Life On The Goldfields

BY SYLVIE

Women And Children

Miners bought their wives and sisters to cook and clean for them. Many white Australian and European women found new freedom on the goldfields, however indigenous women suffered terribly from the time the first rush of gold seekers swarmed onto their lands.


A goldfield was a dangerous place for a child. Some families did live on the diggings, and many children helped dig for gold.

Home On The Diggings

The first diggers to arrive at a new goldfield found themselves in the middle of the bush with no shelter of any kind. They had to chop down trees to make a cleaning for their tents. Before long thousands of other diggers would arrive pitching tents wherever they could.

Back-Breaking Work

Many new diggers had no idea how hard gold mining would be. Newspapers reported fantastic stories of gold nuggets lying on the goldfields, ready to be picked up. But the truth was very different. The gold was underground. Getting the gold was back-breaking work.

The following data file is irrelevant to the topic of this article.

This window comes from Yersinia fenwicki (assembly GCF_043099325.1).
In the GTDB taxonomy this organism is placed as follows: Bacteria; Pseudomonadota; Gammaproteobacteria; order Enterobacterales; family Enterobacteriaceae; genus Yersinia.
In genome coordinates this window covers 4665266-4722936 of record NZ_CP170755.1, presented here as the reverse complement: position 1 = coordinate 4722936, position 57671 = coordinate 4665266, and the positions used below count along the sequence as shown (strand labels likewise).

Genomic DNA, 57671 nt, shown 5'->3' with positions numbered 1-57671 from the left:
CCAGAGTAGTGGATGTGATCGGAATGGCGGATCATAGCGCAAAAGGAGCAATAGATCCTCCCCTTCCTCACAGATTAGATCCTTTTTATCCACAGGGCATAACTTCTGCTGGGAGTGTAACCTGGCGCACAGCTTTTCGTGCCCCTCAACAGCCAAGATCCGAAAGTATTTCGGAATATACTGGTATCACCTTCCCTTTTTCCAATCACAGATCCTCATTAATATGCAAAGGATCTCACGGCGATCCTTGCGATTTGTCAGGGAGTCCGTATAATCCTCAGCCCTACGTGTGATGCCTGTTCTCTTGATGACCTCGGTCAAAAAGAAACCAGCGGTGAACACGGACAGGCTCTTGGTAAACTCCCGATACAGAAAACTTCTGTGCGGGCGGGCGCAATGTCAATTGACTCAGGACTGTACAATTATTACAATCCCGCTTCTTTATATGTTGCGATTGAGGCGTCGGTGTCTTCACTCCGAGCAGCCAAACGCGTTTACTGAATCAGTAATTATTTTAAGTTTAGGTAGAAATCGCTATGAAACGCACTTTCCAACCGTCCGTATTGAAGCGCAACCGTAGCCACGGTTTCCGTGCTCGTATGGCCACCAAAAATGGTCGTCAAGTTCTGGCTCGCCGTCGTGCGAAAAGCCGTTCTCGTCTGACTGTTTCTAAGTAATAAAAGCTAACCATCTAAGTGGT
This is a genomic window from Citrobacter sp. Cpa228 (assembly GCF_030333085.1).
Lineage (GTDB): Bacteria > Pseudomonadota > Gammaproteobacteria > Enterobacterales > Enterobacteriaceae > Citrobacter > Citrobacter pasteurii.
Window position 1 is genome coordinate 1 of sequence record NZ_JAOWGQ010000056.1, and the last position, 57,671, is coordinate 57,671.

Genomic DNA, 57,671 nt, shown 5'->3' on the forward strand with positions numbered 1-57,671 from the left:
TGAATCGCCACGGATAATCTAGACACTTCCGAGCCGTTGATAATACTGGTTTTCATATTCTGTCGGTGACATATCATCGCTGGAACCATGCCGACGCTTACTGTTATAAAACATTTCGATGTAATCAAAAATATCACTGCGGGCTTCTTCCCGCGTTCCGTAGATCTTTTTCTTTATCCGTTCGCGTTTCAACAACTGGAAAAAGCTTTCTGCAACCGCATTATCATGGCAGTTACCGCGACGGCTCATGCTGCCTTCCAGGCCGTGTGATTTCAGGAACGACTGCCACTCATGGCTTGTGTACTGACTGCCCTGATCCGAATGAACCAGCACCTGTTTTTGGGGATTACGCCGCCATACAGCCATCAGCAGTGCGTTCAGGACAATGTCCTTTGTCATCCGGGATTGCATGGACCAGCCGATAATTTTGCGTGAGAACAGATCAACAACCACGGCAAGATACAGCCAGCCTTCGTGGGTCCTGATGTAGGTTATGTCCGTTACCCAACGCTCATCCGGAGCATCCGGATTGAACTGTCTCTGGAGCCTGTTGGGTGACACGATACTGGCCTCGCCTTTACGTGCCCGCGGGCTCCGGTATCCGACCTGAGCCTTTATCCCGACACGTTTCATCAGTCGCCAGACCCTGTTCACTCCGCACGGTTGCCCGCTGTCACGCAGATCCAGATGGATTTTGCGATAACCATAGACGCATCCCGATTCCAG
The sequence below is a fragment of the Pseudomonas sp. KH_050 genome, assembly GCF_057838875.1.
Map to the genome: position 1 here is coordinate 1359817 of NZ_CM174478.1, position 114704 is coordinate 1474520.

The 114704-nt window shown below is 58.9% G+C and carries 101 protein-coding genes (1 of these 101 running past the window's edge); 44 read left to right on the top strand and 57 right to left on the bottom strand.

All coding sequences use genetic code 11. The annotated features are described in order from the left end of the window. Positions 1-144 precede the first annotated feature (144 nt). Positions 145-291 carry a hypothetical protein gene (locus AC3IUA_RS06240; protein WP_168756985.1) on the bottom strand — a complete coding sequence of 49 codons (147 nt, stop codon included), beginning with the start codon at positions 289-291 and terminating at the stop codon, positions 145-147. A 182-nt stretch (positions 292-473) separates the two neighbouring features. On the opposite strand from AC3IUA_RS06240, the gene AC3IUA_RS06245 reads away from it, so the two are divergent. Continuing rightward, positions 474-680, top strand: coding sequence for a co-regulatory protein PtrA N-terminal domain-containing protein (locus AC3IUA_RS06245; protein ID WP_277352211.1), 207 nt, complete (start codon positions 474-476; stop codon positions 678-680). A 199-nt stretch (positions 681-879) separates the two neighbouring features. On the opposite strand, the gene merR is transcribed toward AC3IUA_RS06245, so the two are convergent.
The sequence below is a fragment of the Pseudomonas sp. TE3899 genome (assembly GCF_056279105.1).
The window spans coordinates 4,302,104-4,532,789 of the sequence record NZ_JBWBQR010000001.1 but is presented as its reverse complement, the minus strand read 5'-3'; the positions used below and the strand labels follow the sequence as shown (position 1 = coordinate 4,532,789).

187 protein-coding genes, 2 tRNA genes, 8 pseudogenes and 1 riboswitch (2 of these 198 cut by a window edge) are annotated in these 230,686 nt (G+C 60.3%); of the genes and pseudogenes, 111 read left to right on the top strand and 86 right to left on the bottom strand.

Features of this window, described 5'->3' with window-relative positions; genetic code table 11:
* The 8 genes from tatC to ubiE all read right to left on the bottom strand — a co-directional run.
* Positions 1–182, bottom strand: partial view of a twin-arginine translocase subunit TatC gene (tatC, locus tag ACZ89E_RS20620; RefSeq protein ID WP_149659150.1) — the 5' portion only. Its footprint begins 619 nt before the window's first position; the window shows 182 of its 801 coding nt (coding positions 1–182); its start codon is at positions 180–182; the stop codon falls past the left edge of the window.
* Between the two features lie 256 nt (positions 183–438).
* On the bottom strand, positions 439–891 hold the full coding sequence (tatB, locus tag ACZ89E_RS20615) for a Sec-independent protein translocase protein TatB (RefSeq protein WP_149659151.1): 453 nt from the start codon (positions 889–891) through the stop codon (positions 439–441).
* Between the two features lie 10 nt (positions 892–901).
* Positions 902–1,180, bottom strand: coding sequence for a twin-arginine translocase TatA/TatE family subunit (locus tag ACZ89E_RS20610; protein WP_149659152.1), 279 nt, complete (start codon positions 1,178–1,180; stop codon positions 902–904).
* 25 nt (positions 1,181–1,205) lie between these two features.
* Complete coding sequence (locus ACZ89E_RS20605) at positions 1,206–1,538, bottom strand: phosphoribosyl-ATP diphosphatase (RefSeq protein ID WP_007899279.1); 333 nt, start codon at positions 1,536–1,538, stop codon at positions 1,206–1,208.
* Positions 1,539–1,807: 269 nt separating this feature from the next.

Mix Of Cultures

Diggers from all over the world usually worked together peacefully. People from the same country tended to pitch their tents close to one another, giving rise to names such as Irish Town or Frenchman Gully.


The discovery of gold brought a great rush of people to Australia. Most immigrant diggers came from Ireland, Scotland and England, but others came from North and South America, Europe and China.

Food

Food was very expensive on the diggings. Flour, tea and sugar had to be carted from town by bullocks. There was no refrigeration, so fresh food was impossible to keep.